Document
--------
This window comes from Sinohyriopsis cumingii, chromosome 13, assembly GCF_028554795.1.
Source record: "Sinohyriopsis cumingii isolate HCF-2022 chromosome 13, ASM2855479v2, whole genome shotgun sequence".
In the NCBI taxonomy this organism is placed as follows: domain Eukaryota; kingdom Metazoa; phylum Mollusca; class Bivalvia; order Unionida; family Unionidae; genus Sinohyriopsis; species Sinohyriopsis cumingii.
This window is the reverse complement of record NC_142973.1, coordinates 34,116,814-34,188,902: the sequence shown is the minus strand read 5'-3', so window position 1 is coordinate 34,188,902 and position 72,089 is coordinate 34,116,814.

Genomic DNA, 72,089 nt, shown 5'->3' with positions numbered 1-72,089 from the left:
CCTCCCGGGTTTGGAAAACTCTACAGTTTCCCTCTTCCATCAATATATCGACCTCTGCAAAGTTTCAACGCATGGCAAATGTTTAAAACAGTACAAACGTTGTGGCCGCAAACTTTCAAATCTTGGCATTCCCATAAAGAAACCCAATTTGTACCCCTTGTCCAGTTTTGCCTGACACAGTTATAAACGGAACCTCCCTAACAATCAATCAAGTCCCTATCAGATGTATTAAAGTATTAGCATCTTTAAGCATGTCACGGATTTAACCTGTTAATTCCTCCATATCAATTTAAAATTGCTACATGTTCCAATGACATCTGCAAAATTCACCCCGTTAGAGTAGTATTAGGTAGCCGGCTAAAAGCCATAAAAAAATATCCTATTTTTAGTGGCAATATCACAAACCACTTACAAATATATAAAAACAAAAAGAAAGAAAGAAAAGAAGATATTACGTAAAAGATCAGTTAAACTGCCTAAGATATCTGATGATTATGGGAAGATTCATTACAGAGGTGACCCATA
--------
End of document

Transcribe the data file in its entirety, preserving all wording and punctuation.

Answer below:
This window comes from Sinohyriopsis cumingii, chromosome 13, assembly GCF_028554795.1.
Source record: "Sinohyriopsis cumingii isolate HCF-2022 chromosome 13, ASM2855479v2, whole genome shotgun sequence".
In the NCBI taxonomy this organism is placed as follows: domain Eukaryota; kingdom Metazoa; phylum Mollusca; class Bivalvia; order Unionida; family Unionidae; genus Sinohyriopsis; species Sinohyriopsis cumingii.
This window is the reverse complement of record NC_142973.1, coordinates 34,116,814-34,188,902: the sequence shown is the minus strand read 5'-3', so window position 1 is coordinate 34,188,902 and position 72,089 is coordinate 34,116,814.

Genomic DNA, 72,089 nt, shown 5'->3' with positions numbered 1-72,089 from the left:
CCTCCCGGGTTTGGAAAACTCTACAGTTTCCCTCTTCCATCAATATATCGACCTCTGCAAAGTTTCAACGCATGGCAAATGTTTAAAACAGTACAAACGTTGTGGCCGCAAACTTTCAAATCTTGGCATTCCCATAAAGAAACCCAATTTGTACCCCTTGTCCAGTTTTGCCTGACACAGTTATAAACGGAACCTCCCTAACAATCAATCAAGTCCCTATCAGATGTATTAAAGTATTAGCATCTTTAAGCATGTCACGGATTTAACCTGTTAATTCCTCCATATCAATTTAAAATTGCTACATGTTCCAATGACATCTGCAAAATTCACCCCGTTAGAGTAGTATTAGGTAGCCGGCTAAAAGCCATAAAAAAATATCCTATTTTTAGTGGCAATATCACAAACCACTTACAAATATATAAAAACAAAAAGAAAGAAAGAAAAGAAGATATTACGTAAAAGATCAGTTAAACTGCCTAAGATATCTGATGATTATGGGAAGATTCATTACAGAGGTGACCCATA